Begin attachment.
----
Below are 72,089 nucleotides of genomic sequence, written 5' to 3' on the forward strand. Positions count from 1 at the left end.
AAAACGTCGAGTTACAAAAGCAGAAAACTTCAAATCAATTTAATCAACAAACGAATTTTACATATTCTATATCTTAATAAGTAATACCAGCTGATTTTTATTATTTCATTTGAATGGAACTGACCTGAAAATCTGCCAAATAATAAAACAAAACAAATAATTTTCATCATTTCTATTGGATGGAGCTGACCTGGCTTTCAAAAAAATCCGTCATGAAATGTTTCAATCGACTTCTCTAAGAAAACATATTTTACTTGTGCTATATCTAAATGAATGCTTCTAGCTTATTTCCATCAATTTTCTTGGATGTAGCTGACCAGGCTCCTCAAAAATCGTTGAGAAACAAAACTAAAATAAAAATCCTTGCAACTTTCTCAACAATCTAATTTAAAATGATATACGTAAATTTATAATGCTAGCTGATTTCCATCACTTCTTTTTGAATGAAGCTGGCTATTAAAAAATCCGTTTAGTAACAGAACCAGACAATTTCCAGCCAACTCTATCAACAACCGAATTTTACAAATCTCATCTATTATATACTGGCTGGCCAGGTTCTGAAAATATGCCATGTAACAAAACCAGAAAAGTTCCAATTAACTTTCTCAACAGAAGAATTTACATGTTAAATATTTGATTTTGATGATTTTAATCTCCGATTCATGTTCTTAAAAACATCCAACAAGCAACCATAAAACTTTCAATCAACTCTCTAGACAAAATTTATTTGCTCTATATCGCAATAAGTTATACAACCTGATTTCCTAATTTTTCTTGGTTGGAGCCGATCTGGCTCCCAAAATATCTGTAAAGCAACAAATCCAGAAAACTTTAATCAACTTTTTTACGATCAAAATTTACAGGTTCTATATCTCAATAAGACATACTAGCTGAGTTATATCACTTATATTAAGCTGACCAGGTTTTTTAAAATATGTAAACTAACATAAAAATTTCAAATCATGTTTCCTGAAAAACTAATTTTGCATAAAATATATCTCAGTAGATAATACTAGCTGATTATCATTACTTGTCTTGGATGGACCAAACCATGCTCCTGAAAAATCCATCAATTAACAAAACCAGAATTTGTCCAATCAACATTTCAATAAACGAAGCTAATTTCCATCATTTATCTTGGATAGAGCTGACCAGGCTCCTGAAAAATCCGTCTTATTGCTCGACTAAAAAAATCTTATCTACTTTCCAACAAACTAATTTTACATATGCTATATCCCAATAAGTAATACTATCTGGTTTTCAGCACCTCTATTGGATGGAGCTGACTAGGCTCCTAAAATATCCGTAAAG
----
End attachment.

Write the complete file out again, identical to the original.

Below are 72,089 nucleotides of genomic sequence, written 5' to 3' on the forward strand. Positions count from 1 at the left end.
AAAACGTCGAGTTACAAAAGCAGAAAACTTCAAATCAATTTAATCAACAAACGAATTTTACATATTCTATATCTTAATAAGTAATACCAGCTGATTTTTATTATTTCATTTGAATGGAACTGACCTGAAAATCTGCCAAATAATAAAACAAAACAAATAATTTTCATCATTTCTATTGGATGGAGCTGACCTGGCTTTCAAAAAAATCCGTCATGAAATGTTTCAATCGACTTCTCTAAGAAAACATATTTTACTTGTGCTATATCTAAATGAATGCTTCTAGCTTATTTCCATCAATTTTCTTGGATGTAGCTGACCAGGCTCCTCAAAAATCGTTGAGAAACAAAACTAAAATAAAAATCCTTGCAACTTTCTCAACAATCTAATTTAAAATGATATACGTAAATTTATAATGCTAGCTGATTTCCATCACTTCTTTTTGAATGAAGCTGGCTATTAAAAAATCCGTTTAGTAACAGAACCAGACAATTTCCAGCCAACTCTATCAACAACCGAATTTTACAAATCTCATCTATTATATACTGGCTGGCCAGGTTCTGAAAATATGCCATGTAACAAAACCAGAAAAGTTCCAATTAACTTTCTCAACAGAAGAATTTACATGTTAAATATTTGATTTTGATGATTTTAATCTCCGATTCATGTTCTTAAAAACATCCAACAAGCAACCATAAAACTTTCAATCAACTCTCTAGACAAAATTTATTTGCTCTATATCGCAATAAGTTATACAACCTGATTTCCTAATTTTTCTTGGTTGGAGCCGATCTGGCTCCCAAAATATCTGTAAAGCAACAAATCCAGAAAACTTTAATCAACTTTTTTACGATCAAAATTTACAGGTTCTATATCTCAATAAGACATACTAGCTGAGTTATATCACTTATATTAAGCTGACCAGGTTTTTTAAAATATGTAAACTAACATAAAAATTTCAAATCATGTTTCCTGAAAAACTAATTTTGCATAAAATATATCTCAGTAGATAATACTAGCTGATTATCATTACTTGTCTTGGATGGACCAAACCATGCTCCTGAAAAATCCATCAATTAACAAAACCAGAATTTGTCCAATCAACATTTCAATAAACGAAGCTAATTTCCATCATTTATCTTGGATAGAGCTGACCAGGCTCCTGAAAAATCCGTCTTATTGCTCGACTAAAAAAATCTTATCTACTTTCCAACAAACTAATTTTACATATGCTATATCCCAATAAGTAATACTATCTGGTTTTCAGCACCTCTATTGGATGGAGCTGACTAGGCTCCTAAAATATCCGTAAAG